Re: Okinawan vs. Japanese Goju Ryu
I think that it is without doubt that Shinzato would have been the sucessor if he had survived. However, there was a successor appointed to head the organisation. At the first meeting of the Karate-do Goju-ryu Association in 1955, Miyazato was elected to head the organisation. Yagi obviously thought he should be the successor as he was the longest serving student but he received no nomination for the role. Miyagi's family later confirmed that it was Miyagi's wish for Miyazato to take over. Miyazato actually took charge of training at the Garden Dojo after Miyagi's death in 1953 and remained there until he established the Jundokan in 1957.
There was no official successor named By Miyagi Sensei. It is speculated that the closest thing Miyagi had to a senior student was Shinzato, Jinan, but he died during WWII.
Higa obviously was on good terms with Miyazato as he was the only surviving student of Miyagi to be mentioned in Miyazato's book, 'Okinawa Den Gojuryu Karate-do'.
Higa was somewhat of an 'in between' man. He was only 10 years younger than Miyagi himself and thus he was old enough to have studied with Higashionna, Kanryo who was Miyagi's own teacher. After Higashionna passed away, Higa began to study with Miyagi, arguably Higashionna's senior student. I've always wondered why Higa was not acclaimed the head of Goju-ryu after Miyagi's death, but I guess we'll never know the full story as those who do know either are dead themselves or they aren't talking.
I think that Higa probably was well established elsewhere having established his own dojo in 1931.
Apparenly Yagi had been given Miyagi's Gi and belt and may have assumed that this was the authority to take over the organisation. I don't know if politics was alive and well in karate circles back then but he had no support from his peers when the election of Miyagi's successor took place.
Yagi was acknowledged as a kata expert among his peers. He was the first chairman of the Karate-do Goju-ryu Association established on Okinawa after Miyagi's death.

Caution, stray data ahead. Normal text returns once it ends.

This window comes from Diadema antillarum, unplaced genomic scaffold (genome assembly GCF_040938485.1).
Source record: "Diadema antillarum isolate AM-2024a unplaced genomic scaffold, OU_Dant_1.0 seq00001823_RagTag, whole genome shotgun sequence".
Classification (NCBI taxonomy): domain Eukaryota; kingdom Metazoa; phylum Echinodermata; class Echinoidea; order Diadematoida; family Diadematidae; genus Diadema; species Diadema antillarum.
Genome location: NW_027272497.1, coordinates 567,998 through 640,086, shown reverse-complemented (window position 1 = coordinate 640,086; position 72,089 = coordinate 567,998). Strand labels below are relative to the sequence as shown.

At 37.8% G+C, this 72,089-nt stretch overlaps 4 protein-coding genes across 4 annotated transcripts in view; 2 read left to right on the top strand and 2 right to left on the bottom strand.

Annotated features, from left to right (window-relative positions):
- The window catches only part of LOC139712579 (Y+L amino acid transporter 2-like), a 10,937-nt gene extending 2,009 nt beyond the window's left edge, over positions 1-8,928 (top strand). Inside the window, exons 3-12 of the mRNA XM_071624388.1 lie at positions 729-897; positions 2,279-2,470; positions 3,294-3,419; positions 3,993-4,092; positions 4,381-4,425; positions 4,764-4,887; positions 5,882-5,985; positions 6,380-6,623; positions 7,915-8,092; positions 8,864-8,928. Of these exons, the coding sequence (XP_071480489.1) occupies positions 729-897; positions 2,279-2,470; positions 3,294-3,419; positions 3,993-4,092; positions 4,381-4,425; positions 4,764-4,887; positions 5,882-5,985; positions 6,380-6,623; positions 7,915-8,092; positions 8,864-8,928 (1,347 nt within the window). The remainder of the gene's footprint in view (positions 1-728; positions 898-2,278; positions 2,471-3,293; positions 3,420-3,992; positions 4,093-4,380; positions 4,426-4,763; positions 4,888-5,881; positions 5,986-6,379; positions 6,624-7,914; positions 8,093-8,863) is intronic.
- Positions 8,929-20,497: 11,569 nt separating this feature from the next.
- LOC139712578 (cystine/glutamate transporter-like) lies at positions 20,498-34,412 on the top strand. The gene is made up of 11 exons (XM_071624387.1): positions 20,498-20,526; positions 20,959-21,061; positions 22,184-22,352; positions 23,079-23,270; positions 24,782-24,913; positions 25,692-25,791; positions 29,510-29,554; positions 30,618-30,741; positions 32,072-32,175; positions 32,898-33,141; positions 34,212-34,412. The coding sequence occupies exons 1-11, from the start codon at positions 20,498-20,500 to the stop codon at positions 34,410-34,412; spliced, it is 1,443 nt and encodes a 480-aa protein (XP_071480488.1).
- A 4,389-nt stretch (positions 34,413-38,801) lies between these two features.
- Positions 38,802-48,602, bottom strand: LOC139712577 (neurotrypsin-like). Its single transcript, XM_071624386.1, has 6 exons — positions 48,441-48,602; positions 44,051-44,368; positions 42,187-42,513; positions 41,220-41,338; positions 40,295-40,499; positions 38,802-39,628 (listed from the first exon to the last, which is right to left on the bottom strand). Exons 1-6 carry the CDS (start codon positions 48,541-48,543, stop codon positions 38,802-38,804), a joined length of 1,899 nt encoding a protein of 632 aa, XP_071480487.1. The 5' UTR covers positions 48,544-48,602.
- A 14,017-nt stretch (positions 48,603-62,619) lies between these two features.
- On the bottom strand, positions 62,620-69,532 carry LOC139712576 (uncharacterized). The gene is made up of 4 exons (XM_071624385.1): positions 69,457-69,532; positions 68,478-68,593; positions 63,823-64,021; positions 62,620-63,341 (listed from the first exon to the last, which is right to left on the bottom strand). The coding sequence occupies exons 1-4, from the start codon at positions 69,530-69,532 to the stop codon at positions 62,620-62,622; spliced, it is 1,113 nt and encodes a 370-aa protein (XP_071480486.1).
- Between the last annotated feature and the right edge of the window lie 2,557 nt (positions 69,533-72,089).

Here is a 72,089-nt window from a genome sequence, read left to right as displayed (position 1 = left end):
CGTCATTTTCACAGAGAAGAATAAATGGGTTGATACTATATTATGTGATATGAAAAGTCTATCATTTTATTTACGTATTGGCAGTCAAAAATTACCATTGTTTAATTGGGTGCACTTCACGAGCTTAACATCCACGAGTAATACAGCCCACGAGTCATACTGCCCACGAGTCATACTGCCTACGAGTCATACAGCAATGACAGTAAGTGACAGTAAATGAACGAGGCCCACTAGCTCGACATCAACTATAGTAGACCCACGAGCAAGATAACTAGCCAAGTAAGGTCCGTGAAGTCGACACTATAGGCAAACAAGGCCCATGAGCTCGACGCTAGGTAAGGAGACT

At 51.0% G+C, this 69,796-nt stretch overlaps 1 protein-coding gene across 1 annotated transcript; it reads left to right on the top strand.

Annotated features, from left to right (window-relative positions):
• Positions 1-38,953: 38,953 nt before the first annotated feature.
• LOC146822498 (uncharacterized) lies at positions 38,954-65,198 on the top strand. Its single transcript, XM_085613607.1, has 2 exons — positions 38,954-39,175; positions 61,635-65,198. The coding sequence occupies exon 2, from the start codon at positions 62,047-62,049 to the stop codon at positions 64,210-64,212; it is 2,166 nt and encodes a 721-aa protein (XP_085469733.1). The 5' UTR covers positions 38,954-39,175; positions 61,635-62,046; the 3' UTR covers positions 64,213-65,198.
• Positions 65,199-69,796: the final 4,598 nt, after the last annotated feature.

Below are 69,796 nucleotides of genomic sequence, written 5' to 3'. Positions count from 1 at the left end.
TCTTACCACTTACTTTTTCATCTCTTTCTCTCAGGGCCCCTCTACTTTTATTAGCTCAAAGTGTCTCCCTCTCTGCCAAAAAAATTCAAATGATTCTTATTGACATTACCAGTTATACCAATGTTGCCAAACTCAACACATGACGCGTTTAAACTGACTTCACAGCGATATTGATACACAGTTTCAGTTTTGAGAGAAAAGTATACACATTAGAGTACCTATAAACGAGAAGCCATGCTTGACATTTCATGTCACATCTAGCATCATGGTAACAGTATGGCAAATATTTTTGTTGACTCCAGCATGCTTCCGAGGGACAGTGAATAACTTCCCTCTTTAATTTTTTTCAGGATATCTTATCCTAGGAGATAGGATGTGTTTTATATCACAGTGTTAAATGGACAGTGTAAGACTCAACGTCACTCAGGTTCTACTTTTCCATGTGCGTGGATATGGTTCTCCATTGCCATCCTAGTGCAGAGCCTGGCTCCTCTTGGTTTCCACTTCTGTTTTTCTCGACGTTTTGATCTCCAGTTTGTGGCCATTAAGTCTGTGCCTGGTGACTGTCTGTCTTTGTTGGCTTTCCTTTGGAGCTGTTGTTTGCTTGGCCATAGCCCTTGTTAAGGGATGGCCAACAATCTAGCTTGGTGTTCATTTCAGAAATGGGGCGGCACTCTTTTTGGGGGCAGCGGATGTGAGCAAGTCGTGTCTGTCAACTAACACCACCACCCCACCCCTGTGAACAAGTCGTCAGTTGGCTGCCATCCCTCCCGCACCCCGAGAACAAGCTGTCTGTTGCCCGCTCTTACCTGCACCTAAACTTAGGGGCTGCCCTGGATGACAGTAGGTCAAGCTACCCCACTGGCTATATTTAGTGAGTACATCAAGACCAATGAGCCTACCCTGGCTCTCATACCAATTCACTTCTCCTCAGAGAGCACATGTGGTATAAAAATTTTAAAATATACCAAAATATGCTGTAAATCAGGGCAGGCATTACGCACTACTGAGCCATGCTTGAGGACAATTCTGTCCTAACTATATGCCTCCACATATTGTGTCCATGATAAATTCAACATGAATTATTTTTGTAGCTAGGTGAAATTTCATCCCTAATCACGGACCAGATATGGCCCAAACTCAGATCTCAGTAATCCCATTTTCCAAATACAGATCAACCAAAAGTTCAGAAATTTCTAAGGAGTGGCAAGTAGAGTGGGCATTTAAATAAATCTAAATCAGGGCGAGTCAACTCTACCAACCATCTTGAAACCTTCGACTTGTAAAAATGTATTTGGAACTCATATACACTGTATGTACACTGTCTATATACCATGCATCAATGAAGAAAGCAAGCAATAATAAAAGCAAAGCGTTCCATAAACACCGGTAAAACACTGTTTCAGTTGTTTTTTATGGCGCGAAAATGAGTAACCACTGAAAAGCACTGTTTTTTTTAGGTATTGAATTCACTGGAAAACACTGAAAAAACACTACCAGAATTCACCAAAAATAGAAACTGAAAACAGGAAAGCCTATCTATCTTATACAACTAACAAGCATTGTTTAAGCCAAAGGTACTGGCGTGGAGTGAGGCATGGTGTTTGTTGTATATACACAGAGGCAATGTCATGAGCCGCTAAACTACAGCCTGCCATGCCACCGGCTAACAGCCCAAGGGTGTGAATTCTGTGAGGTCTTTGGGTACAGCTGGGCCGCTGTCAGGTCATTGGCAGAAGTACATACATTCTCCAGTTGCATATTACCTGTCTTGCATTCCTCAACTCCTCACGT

Yamaguchi's role is interesting. Although we thought he was really the student of Miyagi when I started training Goju Kai years ago, I since believe he actually only trained a matter of weeks under Miyagi directly. Miyagi called him 'Gogen' or 'rough' and reading between the lines, I think Miyagi was happy to see him established in Japan. He learnt kata from one of Miyagi's students but I haven't been able to establish which one.
Yamaguchi really put Goju on the map and he focussed on the sport aspect. He added the Taikyoku kata which are based on the Shotokan version, only simplified. The Shotokan kata have real application whereas the Goju Kai version is a collection of basic techniques. Funakoshi was a highly skilled master when he developed his kata. I don't believe Yamaguchi had the same understanding at that time.
He also changed the kata quite substantially. This may have been to make the kata more appealing in the competition arena.
Sparring in the Japanese style is competition based whereas the Okinawan concept is one of close combat. Okinawan karate includes more locks, holds and throws whereas the Japanese style is at long range. Here is a quote from Miyazato's book regarding sport karate:
Personally, my journey has take me from the Japanese Goju Kai back to the Okinawan form as trained at the Jundokan. I believe that this is as close as we can get to the traditional Karate as practised by Miyagi Sensei.
"The uniqueness of Karate is that it does not regard place, gender and strength of body. I want to make a point that the training, therefore, can be done for a long time. Presently, in Okinawa, there are many Karate practitioners that guard the ancient traditions of Karate culture. They have no interest in the 'Japanised' sports Karate."
If you think you can, you can. If you think you can't, you're right.